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Canadian Prescriptions for Painkillers Harder to Obtain

Due to a growing misuse of prescription pain-killers in Canada, prescriptions for drugs like morphine, codeine, and oxycodone are now “rationed” by Canadian doctors. Experts have recently created specific guidelines that test patients who ask for painkillers. Doctors are now more careful about who they prescribe hard painkillers to.
Canada is now thought to be the third-largest opioid consumer per capita in the world. There was a 50 percent increase of the use of painkiller drugs between 2000 and 2004.  The proper use of opioid painkillers is to be effective in patients with chronic pain (that persists for more than 6 months). These drugs are very strong and easily addictive, and are even being sold by drug dealers on the street.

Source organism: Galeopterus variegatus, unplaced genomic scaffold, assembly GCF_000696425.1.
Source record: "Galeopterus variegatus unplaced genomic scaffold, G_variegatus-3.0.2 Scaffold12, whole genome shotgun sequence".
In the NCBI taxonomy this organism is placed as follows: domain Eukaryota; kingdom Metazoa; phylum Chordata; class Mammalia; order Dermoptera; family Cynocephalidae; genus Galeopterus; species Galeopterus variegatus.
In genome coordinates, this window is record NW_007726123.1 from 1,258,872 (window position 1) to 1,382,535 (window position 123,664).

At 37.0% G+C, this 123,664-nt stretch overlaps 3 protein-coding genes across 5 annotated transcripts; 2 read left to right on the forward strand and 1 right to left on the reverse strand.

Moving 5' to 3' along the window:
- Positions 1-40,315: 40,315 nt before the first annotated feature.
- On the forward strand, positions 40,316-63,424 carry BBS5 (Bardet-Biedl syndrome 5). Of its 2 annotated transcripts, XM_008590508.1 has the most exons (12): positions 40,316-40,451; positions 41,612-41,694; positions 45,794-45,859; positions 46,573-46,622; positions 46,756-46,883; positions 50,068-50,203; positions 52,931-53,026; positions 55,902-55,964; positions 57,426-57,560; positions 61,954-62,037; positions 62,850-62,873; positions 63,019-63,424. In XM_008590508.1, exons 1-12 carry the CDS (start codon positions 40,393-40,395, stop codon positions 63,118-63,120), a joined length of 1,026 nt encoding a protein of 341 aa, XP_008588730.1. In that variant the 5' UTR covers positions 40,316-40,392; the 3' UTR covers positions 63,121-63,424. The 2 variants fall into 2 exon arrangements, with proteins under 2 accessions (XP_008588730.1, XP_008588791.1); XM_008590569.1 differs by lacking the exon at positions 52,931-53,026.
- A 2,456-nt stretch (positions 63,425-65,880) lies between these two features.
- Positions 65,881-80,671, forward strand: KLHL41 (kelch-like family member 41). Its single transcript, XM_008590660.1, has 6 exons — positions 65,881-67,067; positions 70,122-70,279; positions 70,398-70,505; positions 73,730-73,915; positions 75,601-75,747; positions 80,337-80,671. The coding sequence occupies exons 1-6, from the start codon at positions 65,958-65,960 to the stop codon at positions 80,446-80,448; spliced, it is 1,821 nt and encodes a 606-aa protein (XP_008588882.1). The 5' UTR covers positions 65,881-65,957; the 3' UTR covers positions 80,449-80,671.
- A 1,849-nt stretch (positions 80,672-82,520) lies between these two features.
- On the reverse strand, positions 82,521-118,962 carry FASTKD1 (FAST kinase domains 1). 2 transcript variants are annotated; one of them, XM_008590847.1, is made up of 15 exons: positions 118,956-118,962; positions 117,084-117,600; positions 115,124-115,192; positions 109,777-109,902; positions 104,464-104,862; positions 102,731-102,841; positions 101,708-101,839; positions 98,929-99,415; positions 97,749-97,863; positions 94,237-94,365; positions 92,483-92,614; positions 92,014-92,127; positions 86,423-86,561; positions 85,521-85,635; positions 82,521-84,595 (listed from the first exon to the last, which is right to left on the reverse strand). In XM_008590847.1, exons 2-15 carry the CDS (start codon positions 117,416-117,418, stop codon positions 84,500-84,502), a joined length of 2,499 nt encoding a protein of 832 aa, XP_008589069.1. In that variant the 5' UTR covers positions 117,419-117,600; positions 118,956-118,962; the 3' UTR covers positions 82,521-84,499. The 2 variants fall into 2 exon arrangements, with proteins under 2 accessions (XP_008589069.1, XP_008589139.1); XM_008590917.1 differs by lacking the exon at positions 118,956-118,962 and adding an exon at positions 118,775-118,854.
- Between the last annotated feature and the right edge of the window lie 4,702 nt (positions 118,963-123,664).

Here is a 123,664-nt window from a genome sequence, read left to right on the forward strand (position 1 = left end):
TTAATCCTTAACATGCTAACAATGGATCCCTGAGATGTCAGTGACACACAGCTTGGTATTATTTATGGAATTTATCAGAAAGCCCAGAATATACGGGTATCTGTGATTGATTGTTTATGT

The guidelines in the article published in the Canadian Medical Association Journal are meant to help doctors safely prescribe medications to patients who need them, and prevent patients who abuse them from obtaining a prescription.  The goal of the article is to reduce the diversion and addiction problems associated with these heavy painkillers.  When used properly these drugs are good medications and help many people who suffer from long-term pain. The guidelines include advice on which medications are effective for which types of pain, the recommendation that patients give urine tests to test for the use of painkillers, dosage recommendations that start with low doses and gradually increase to test for effectiveness, signs of possible drug abuse and how to spot prescription fraud, and guidelines for patients who are stopping the use of opioids.

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